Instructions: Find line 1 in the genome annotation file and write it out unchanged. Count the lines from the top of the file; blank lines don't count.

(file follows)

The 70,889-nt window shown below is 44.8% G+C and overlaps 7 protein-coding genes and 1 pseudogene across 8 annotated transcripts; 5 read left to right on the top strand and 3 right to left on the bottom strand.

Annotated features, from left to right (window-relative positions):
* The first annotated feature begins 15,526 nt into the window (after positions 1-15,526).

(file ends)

The 70,889-nt window shown below is 44.8% G+C and overlaps 7 protein-coding genes and 1 pseudogene across 8 annotated transcripts; 5 read left to right on the top strand and 3 right to left on the bottom strand.